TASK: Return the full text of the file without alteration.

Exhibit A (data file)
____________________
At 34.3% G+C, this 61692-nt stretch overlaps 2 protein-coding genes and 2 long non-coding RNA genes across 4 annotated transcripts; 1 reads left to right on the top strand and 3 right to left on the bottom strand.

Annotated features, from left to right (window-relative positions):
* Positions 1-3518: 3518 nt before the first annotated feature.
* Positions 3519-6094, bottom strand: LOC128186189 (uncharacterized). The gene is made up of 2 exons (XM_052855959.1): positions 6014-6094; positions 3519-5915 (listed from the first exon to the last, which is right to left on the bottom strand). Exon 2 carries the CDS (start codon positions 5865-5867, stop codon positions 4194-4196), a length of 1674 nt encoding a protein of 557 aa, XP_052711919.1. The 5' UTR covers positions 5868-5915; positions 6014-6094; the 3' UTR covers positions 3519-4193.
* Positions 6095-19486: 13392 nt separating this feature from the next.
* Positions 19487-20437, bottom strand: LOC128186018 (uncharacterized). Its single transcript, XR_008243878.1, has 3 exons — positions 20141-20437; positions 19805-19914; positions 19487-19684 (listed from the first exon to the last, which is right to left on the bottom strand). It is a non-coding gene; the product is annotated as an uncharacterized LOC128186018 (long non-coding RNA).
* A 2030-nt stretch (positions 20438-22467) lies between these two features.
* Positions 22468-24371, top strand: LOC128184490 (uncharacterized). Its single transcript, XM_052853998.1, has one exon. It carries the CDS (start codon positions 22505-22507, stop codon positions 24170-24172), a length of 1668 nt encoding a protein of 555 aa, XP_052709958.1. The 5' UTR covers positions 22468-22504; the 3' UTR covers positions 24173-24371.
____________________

At 34.3% G+C, this 61692-nt stretch overlaps 2 protein-coding genes and 2 long non-coding RNA genes across 4 annotated transcripts; 1 reads left to right on the top strand and 3 right to left on the bottom strand.

Annotated features, from left to right (window-relative positions):
* Positions 1-3518: 3518 nt before the first annotated feature.
* Positions 3519-6094, bottom strand: LOC128186189 (uncharacterized). The gene is made up of 2 exons (XM_052855959.1): positions 6014-6094; positions 3519-5915 (listed from the first exon to the last, which is right to left on the bottom strand). Exon 2 carries the CDS (start codon positions 5865-5867, stop codon positions 4194-4196), a length of 1674 nt encoding a protein of 557 aa, XP_052711919.1. The 5' UTR covers positions 5868-5915; positions 6014-6094; the 3' UTR covers positions 3519-4193.
* Positions 6095-19486: 13392 nt separating this feature from the next.
* Positions 19487-20437, bottom strand: LOC128186018 (uncharacterized). Its single transcript, XR_008243878.1, has 3 exons — positions 20141-20437; positions 19805-19914; positions 19487-19684 (listed from the first exon to the last, which is right to left on the bottom strand). It is a non-coding gene; the product is annotated as an uncharacterized LOC128186018 (long non-coding RNA).
* A 2030-nt stretch (positions 20438-22467) lies between these two features.
* Positions 22468-24371, top strand: LOC128184490 (uncharacterized). Its single transcript, XM_052853998.1, has one exon. It carries the CDS (start codon positions 22505-22507, stop codon positions 24170-24172), a length of 1668 nt encoding a protein of 555 aa, XP_052709958.1. The 5' UTR covers positions 22468-22504; the 3' UTR covers positions 24173-24371.